Pact forms radio behemoth
Radio giants Chancellor Media and Capstar Broadcasting have inked a $4.1 billion stock swap merger agreement to create the nation’s largest radio group, a broadcasting behemoth encompassing 463 radio stations stretching from Puerto Rico to Los Angeles.
The union of the two publicly held companies, with a combined value of more than $17 billion, had been expected for some time (Daily Variety, Nov. 10, 1997). The largest shareholder in both Chancellor and Capstar is Hicks, Muse, Tate & Furst, the Dallas-based leveraged buyout firm that has been on a TV and radio station buying spree for the past few years.
The new entity will retain the Chancellor Media Corp. moniker. Echoing the strategy of the new-model CBS, Chancellor and Capstar execs told Wall Street analysts Thursday that the key goal behind the merger is to leverage the heft of the radio group to benefit Chancellor’s TV stations, radio and TV ad sales firms and outdoor advertising holdings.
Radio biz observers on Wall Street mostly applauded the deal as one whose time had come. However, stock prices for Chancellor and Capstar were down Thursday on a day when the Dow Jones index plunged 357.36 points. Chancellor stock closed down $2, or 4.4%, to $42.75, while Capstar was down $2.29, or 10.17%, to $19.83.
All told, the new Chancellor Media will control 463 stations spanning 105 markets and reaching an estimated 65 million listeners each week. Dallas-based Chancellor also owns the AMFM Radio Networks, whose talent roster includes Top 40 countdown king Casey Kasem.
At $4.1 billion, the Capstar purchase price represents a premium of 15.5 times the company’s projected 1999 cash flow. If the merger agreement is approved by stockholders, each Capstar share will be exchanged for 0.480 shares in the new Chancellor Media, although that exchange ratio could be hiked if Capstar’s 1998 cash flow exceeds certain targets.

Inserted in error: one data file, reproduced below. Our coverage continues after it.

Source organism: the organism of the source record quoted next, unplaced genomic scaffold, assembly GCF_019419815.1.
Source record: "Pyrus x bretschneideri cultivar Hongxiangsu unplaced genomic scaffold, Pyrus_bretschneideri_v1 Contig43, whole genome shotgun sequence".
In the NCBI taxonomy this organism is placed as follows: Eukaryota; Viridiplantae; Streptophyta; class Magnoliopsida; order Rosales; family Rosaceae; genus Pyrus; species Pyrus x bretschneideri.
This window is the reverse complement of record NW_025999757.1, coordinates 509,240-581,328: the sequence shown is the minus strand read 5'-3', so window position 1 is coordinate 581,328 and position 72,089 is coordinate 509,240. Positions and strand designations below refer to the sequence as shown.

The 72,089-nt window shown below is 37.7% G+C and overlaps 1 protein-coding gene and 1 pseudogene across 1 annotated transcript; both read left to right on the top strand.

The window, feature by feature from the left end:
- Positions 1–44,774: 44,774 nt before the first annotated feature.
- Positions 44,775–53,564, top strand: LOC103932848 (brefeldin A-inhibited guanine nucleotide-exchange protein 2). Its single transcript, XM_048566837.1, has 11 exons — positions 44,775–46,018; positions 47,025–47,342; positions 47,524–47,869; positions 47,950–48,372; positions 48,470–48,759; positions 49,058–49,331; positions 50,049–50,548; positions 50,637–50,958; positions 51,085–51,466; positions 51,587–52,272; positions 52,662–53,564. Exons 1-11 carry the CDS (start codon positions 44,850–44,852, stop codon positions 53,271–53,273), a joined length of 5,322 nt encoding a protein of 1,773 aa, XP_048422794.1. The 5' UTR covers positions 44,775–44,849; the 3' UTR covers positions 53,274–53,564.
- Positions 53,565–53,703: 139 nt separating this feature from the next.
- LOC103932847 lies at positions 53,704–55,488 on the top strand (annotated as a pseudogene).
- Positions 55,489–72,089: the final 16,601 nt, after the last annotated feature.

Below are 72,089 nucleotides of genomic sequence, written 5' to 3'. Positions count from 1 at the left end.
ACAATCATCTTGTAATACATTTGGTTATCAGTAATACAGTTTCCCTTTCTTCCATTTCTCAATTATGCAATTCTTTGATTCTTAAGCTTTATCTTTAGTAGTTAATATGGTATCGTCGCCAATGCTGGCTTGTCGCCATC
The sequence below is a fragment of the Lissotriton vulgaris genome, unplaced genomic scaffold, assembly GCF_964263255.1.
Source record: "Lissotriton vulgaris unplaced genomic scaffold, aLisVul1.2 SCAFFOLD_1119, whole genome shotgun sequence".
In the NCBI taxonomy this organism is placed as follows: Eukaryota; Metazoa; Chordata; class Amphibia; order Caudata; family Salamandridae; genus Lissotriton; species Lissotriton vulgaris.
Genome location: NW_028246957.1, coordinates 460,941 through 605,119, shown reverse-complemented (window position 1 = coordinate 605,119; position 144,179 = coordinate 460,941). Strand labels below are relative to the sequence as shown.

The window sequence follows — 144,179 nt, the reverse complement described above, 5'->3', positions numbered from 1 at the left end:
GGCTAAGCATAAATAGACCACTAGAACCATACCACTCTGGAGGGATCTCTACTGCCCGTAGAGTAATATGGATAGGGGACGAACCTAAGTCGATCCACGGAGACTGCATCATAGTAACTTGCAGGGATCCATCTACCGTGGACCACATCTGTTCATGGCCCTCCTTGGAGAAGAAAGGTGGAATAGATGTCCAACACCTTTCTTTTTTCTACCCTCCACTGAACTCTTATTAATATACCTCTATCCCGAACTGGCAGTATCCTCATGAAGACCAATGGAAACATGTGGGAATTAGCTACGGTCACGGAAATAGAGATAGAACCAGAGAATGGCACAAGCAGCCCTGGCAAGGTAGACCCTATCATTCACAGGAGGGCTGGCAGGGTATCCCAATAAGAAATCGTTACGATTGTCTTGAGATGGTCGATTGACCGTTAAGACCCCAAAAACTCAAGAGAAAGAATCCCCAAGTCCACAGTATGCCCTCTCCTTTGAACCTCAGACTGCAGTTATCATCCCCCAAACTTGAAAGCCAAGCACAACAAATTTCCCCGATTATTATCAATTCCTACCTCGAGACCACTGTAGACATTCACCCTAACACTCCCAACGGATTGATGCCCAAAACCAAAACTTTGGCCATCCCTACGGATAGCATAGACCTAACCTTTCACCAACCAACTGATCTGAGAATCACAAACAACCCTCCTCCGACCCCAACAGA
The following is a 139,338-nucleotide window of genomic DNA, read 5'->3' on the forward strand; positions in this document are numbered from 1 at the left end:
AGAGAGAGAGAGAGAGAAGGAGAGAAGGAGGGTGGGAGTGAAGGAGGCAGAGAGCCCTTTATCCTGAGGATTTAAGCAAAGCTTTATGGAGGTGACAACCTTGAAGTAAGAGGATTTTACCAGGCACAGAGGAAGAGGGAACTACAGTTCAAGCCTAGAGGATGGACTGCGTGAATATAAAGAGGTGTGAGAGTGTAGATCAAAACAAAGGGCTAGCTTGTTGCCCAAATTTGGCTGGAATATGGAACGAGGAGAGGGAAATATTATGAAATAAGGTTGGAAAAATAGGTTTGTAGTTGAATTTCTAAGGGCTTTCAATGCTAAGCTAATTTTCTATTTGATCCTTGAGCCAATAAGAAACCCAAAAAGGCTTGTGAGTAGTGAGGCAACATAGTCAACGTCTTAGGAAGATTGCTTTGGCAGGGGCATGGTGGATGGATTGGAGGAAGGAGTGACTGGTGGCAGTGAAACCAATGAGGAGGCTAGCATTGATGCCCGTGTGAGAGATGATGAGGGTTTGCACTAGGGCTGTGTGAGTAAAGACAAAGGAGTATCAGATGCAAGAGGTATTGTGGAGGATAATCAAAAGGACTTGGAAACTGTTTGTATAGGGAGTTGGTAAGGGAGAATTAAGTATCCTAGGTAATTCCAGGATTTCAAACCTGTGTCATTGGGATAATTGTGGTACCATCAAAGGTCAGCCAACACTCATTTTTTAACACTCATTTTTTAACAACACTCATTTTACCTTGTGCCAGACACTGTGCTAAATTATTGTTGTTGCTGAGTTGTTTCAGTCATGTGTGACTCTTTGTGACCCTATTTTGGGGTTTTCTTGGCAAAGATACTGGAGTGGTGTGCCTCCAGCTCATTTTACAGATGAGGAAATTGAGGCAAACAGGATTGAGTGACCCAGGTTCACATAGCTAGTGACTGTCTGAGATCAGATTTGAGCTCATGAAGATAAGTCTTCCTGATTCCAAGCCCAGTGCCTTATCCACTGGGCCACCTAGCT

Hicks Muse, which currently owns 59% of Capstar and 15% of Chancellor, will wind up with about 25% of the new company. Deal is expected to close by the middle of next year.
In announcing the long-awaited pact, Chancellor prexy and CEO Jeffrey Marcus said the combination of radio properties “will be a tremendous growth engine going forward for Chancellor. We will redefine how radio, TV and outdoor media work together in markets. We can offer advertisers ways of buying media that heretofore they have not had the ability to utilize. It will be the way advertising is sold in the new millennium.”
$2.5 billion expected
Chancellor execs predict the merged company will generate $2.5 billion in revenue next year, with cash flow in the area of $1.2 billion. Radio will account for 75% of its revenue, while the 12 TV stations (the former Lin TV group bought last year by Hicks Muse) will generate about 10%. Another 5% of the revenue will come from the 14,500 outdoor advertising “display faces” that Chancellor owns in 23 markets.
Marcus added that home shopping, electronic commerce and other Internet-related businesses will be fertile ground for a company with integrated media properties. Chancellor is at work building an online network to hook up its radio, TV and outdoor sales with Chancellor-owned ad rep firms Petry Media and Katz Media.
Capstar also brings to Chancellor its “Star System” technology model for linking radio stations in the same market or across several small markets, which allows the company to run multiple stations with a smaller staff and lower overhead costs.
“Capstar has created a new paradigm for radio in these (smaller) markets,” said Marcus.
Capstar was founded in 1996 by R. Steven Hicks, brother of Hicks Muse chairman and CEO Thomas Hicks, for the express purpose of buying up radio stations in small to midsized markets. Consolidation has been the rule for the radio biz ever since federal limits on radio ownership were largely eliminated by sweeping changes in telecom law approved in 1996.
The streamlining of Capstar and Chancellor should produce at least $70 million in cost savings by eliminating some administrative functions and other redundancies. Chancellor will have about $6 billion in long-term debt when the deal is completed, after absorbing $1.785 billion in debt and preferred stock from Capstar, execs said.
Thomas Hicks, chairman of the board of both Capstar and Chancellor, will now serve as chairman of Chancellor Media. Marcus will continue as prexy and CEO of Chancellor. R. Steven Hicks, formerly prexy and CEO of Capstar, will become vice chairman of Chancellor.
Capstar board members Steven Hicks and R. Gerald Turner will join Chancellor’s board of directors, expanding the number of seats on the board to 14 from 12.